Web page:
always skip to the next index position whereas % never does
(which is all evident from the above rules),
this pattern will always work (unless <em>both</em> of a pair of
vertically aligned index positions are empty, which is presumably
a very rare case!). (Authors who prefer entering superscripts first
can use the $base %^ $super % $sub form when both scripts are present.)

For example, the tensor which should render something like
(with four indices in three aligned columns)
could be entered as either
    x %^ a %^ b % c %_ d
    x %^ a %_ c % b %_ d
(using only left-associative operators).


[to be described later]


[to be described later]

<h4>mprescripts: presubscript or presuperscript or aligned pair of these</h4>

[to be described later]

<h4>mbox: hides internal structure from renderer</h4>

The mbox layout schema takes exactly one argument and has no effect on
parsing (it does not force the argument to be a term, etc, any more
than { } does). It tells a renderer to ignore any internal structure in
the argument expression which might otherwise alter its interpretation
of a layout schema -- only the overall "size and shape" of the argument
is allowed to affect rendering of layout schema containing the mbox.
(In non-graphical media, "size and shape" refers to whatever parameters
must be taken heed of in order to fit a rendered subexpression into a
rendered whole expression without undue "gaps" or "overlaps". E.g., in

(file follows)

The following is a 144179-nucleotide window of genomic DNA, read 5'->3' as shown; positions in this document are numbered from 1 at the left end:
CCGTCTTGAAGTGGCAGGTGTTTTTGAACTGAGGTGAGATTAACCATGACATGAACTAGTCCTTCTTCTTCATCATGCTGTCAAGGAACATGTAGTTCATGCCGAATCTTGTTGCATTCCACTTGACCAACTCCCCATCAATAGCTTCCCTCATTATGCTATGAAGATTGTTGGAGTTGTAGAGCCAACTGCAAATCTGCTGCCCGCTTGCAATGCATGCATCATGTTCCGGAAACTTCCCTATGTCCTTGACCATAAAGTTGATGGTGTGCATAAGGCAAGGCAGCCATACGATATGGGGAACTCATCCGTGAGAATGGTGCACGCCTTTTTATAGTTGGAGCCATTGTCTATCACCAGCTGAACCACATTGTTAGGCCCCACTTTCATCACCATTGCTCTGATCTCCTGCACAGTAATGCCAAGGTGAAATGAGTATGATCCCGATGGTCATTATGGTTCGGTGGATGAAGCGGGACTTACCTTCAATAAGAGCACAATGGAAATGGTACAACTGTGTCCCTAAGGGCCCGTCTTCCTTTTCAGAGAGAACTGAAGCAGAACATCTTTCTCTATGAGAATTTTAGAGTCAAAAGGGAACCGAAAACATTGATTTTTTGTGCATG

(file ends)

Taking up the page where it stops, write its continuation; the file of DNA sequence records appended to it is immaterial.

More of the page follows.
speech, "size and shape" might refer to the time interval occupied by a

Other than that, mbox has no effect on rendering (it's an invisible
wrapper around its argument).

Its main use is to separate left-nested mscripts
or mprescripts layout schemas from being interpreted as specifying
scripts in successive tensor index positions on the same base;
i.e. it forces (e.g.) &lt;mbox>x^2&lt;/mbox>^2 to look more like
     2 2

However, since a renderer is allowed in principle to use arbitrary rules
to allow subexpression structure to affect rendering of a whole expression,
use of mbox may have other affects as well.

<h2>Additional Topics</h2>

The following additional topics
(besides the ones mentioned near the word "later" in the above letter)
will be dealt with later in more detailed versions of this proposal:

<li>how tables or grids or matrices are represented</li>
<li>special markup with optional semantic information
(such as information about identifier types and scopes)</li>
<li>equation numbering and related topics</li>
<li>special markup with optional hints to renderers,
such as linebreaking hints or hints about good choices of subexpressions
which can be collapsed or expanded interactively by the viewer</li>
<li>embedded html elements of various kinds (e.g. links)</li>
<li>relation to CSS</li>
<li>changes to font, bold or italic, font size</li>
<li>how diacritics are represented as overscripts</li>
<li>the "prime" postfix operator, which is really a superscript</li>
<li>SGML rules for terminator character of entities</li>
<li>extended chars included directly in source file also allowed</li>
<li>details of character properties defined in the dictionary</li>